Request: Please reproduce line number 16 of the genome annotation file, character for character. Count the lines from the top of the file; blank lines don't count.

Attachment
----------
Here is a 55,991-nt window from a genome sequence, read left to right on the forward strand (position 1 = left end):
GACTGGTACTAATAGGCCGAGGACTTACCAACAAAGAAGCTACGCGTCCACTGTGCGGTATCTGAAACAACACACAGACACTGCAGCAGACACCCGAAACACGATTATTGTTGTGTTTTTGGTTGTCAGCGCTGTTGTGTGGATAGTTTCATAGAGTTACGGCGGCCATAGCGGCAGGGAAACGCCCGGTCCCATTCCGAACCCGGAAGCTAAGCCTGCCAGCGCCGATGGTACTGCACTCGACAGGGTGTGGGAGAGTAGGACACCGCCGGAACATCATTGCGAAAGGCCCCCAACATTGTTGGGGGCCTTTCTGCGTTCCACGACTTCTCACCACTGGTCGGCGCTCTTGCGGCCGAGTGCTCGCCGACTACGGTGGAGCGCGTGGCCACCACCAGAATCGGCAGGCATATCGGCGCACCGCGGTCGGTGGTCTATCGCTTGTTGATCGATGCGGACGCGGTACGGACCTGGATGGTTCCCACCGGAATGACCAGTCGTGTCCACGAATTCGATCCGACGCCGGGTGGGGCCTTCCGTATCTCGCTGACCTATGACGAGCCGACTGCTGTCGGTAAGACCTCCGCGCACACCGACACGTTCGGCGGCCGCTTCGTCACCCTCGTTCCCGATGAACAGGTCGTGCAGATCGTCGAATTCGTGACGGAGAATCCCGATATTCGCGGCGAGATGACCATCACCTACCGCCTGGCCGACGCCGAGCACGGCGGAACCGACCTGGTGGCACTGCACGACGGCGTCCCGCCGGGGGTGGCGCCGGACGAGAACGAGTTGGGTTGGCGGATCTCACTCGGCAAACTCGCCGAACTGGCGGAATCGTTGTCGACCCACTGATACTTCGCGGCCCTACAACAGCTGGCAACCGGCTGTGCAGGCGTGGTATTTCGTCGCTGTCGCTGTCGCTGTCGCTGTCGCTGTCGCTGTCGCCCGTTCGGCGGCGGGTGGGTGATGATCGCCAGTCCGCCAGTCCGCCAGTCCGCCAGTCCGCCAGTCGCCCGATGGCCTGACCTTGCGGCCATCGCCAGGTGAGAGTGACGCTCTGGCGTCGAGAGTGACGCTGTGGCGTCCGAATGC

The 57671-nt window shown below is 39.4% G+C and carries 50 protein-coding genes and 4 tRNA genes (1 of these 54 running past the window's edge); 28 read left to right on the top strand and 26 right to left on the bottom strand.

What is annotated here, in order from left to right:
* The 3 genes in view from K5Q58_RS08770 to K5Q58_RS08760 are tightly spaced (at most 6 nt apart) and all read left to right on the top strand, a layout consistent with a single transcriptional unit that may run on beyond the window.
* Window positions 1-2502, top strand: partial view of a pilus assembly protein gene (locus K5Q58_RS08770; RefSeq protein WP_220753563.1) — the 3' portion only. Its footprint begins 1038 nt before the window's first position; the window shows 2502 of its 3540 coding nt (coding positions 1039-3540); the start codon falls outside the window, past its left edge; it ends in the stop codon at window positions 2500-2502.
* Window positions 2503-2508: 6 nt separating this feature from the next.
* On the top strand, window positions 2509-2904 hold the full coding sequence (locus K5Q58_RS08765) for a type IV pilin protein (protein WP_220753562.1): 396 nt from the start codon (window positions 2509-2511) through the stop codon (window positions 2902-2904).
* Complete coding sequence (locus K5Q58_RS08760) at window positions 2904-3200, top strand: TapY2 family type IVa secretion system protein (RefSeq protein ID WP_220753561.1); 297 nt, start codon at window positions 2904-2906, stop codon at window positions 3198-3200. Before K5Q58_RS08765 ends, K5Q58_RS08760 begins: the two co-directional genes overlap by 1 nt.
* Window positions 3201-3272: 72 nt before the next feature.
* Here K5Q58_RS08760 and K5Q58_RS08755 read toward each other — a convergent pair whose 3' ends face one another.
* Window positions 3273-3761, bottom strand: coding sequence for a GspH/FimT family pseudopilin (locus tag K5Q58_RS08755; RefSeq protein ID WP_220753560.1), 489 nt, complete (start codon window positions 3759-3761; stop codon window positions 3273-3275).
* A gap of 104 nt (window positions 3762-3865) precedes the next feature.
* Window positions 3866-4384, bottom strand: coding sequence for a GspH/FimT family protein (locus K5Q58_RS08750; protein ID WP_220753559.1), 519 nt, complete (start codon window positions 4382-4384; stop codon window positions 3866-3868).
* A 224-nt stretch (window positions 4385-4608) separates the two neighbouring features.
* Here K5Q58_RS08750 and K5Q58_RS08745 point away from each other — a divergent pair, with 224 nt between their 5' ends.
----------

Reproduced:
* Here K5Q58_RS08750 and K5Q58_RS08745 point away from each other — a divergent pair, with 224 nt between their 5' ends.